Earlier thoughts on the same problem. Here, too. Plus IMDb still hasn't fixed the Chinese name issue. Plus you still can't do a character search like you could five years ago. Think of the history that's lost, or impossible to reach, because someone made that corporate decision.
Maybe it's time to nationalize IMDb for the greater good?
FilmStruck, We Hardly Knew Ye
Last night, the last night in existence for FilmStruck, the streaming service that combined Turner Classic Movies, the Warners archive, and the Criterion Collection, I watched “The Sword of Doom,” a 1966 Japanese samurai/ronin movie directed by Kihachi Okamoto, and starring Tatsuya Nakadai—the gun-wielding Elvis samurai villain from Akira Kurosawa's classic “Yojimbo.” He's a villain in this one, too—a lethal, dead-eyed warrior who only gains some aspect of humanity when he comes across a greater master—Toshiro Mifune, of course. It's a beautiful, horrifying and strange movie, with an end that compares to Kurosawa's “Throne of Blood” in the lengths it takes for the protagonist to fall. I fell in love with young Yoko Naito, who only made movies from 1965 to 1970. She's barely online.
Now neither is FilmStruck, thanks to AT&T. The partners go their separate ways and each tries to come up with their own Netflix, whose lack of classic films led me to FilmStruck in the first place.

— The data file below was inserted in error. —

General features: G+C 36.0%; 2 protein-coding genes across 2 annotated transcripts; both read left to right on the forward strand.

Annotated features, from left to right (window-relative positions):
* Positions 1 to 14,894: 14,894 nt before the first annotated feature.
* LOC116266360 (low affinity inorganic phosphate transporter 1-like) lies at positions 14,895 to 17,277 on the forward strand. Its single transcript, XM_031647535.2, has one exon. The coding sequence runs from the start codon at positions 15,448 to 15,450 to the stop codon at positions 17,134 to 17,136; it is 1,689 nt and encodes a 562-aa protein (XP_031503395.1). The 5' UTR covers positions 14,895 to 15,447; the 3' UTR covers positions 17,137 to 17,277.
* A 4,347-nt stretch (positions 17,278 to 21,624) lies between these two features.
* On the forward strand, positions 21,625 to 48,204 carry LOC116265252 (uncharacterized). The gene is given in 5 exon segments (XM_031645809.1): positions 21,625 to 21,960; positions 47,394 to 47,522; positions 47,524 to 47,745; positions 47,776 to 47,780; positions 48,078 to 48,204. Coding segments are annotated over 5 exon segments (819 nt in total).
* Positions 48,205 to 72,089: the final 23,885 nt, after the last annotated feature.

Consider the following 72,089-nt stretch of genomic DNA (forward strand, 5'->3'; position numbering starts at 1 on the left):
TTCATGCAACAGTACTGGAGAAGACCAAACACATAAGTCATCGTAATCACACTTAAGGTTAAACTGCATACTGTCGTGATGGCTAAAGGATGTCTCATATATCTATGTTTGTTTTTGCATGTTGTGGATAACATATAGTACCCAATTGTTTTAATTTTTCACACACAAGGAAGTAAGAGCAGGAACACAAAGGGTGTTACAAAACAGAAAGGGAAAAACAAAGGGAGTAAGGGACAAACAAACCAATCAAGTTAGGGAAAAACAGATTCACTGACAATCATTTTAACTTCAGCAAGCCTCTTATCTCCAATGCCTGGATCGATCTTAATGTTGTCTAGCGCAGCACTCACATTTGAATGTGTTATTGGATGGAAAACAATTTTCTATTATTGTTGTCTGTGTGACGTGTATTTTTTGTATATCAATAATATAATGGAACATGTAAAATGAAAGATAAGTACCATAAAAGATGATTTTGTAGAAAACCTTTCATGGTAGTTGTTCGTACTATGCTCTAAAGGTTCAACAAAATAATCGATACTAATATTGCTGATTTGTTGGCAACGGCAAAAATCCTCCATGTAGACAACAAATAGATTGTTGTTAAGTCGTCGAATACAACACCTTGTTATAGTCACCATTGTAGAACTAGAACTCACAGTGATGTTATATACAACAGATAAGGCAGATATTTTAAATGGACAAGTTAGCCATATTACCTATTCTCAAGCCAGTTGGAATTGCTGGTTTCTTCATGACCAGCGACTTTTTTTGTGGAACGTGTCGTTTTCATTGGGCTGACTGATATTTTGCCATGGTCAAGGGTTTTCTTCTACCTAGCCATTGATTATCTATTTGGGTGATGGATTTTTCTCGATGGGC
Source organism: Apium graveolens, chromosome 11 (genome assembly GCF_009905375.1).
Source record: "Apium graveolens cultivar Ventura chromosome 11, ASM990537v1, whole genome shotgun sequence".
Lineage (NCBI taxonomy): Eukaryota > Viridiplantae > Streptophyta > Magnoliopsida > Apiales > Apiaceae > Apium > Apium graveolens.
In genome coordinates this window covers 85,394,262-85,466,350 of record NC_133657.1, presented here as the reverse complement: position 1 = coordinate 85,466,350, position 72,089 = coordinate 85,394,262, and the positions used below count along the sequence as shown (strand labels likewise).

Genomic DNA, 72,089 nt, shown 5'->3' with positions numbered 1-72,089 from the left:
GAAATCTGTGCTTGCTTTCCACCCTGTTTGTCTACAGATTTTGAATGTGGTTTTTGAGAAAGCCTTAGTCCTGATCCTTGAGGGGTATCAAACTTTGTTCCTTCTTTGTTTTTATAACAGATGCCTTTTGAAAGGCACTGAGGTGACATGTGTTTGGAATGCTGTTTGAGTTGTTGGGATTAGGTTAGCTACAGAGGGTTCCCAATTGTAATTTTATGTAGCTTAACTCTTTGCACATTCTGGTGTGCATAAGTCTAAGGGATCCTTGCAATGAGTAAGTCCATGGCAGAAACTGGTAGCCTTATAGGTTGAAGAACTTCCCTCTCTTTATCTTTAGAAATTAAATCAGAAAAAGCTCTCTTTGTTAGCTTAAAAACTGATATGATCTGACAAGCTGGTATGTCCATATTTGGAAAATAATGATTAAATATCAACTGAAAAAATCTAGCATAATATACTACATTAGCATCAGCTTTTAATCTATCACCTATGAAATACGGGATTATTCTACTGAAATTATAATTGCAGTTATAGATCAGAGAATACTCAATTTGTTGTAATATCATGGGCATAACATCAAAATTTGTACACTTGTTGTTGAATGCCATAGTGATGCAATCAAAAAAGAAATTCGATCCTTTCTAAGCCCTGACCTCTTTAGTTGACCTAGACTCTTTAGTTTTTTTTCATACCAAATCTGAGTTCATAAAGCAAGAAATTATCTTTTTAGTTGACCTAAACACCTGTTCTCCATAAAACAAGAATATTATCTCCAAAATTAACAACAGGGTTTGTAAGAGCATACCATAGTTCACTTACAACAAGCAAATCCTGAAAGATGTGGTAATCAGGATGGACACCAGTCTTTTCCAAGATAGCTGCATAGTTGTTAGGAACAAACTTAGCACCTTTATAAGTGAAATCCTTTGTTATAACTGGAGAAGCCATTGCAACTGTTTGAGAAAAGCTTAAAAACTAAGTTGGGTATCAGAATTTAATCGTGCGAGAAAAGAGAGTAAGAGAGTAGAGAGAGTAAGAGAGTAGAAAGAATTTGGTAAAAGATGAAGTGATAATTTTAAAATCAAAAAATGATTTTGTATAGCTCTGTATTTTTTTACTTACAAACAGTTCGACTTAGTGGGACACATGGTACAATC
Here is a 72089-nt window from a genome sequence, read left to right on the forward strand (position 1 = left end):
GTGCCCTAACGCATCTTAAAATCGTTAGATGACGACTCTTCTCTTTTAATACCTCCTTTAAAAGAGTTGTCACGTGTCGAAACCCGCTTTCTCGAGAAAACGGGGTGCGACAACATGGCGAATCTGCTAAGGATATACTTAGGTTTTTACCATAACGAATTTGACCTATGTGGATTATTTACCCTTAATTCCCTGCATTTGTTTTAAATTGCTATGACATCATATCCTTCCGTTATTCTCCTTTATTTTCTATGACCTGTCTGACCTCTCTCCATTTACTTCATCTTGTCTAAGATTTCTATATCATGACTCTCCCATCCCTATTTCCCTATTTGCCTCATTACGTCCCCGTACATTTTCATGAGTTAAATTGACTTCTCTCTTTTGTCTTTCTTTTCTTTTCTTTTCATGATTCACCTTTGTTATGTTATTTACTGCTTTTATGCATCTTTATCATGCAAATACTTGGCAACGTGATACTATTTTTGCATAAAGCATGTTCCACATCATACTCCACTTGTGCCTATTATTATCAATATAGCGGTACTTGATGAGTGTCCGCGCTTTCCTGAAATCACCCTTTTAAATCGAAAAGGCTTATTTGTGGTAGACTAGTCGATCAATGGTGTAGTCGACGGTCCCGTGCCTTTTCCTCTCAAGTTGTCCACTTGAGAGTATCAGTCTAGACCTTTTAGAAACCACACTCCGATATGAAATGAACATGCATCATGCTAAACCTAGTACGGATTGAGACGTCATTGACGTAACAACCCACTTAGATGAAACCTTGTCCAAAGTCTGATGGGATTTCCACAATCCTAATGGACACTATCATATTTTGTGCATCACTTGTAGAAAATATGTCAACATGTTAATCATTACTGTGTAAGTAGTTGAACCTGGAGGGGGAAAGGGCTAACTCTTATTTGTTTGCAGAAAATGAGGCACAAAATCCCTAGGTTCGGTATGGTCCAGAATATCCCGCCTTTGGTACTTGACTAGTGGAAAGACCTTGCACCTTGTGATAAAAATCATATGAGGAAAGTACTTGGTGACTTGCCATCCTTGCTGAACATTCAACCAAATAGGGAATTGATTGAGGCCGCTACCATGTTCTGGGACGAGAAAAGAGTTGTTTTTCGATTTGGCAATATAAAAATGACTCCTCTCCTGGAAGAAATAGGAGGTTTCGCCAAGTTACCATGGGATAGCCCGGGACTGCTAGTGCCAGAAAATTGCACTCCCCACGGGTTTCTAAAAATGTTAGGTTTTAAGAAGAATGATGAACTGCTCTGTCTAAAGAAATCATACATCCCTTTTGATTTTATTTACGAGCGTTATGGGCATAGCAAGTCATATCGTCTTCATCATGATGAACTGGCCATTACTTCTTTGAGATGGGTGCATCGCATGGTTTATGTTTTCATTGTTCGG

This was part of my Watchlist at the end:
I'd already seen some of these but wanted to watch them again—including Edward Yang's four-hour masterpiece, “A Brighter Summer Day,” about Taiwan in the late 1950s.
The site was obviously designed by people who love movies. AT&T, no doubt, will give us a website designed by people who love money.
Goodbye, FilmStruck. Thanks for the Cagney movies. Thanks for being a happy place when I needed one. Au revoir, adios, sayonara, auf wiedersehen, 再见。
Fun with Subtitles: The Mayor of Hell (1933)
Watching Hollywood movies with the subtitles on can lead to some interesting discoveries.
The two images below are from the 1933 Warner Bros. flick “The Mayor of Hell,” nominally starring James Cagney, but really starring a group of ne‘er-do-well kids, led by Frankie Darro, who are somewhere between Our Gang and the Dead End Kids. They’re sent to a reform school, which is more prison than school, with a corrupt superintendent smoking a fat cigar. One of the few people in their corner, besides eventually Cagney, is the nurse, Dorothy Griffith (Madge Evans), whom the boys always call Miss Griffith. Except the subtitles are more progressive than that.
I assumed that honorofic didn't even exist in 1933 but according to Wiki it was first used in the 17th century, derived from the title “Mistress.” It was also bandied about by reform-minded folks for the first six decades of the 20th century but never caught on until the women's movement of the late ‘60s and early ’70s. Anyway, it's a mistake here. The boys are saying “Miss.” It's actually spelled on her door that way. But the subtitles keep saying “Ms.”
If the subtitles are progressive with feminist honorofics, they‘re less so with languages other than Anglo-Saxon English. One of the gang kids is Jewish, and, per the time and the stereotype, focused on money and mercantilism more than the other kids. He even begins to run a store in the reform school. But one hungry kid steals a candy bar from him and this is how he responds.
He’s saying gonif, Yiddish for thief, ya schmucks. I'm a gentile kid from Minnesota and even I know that. But then I had Philip Roth to help raise me.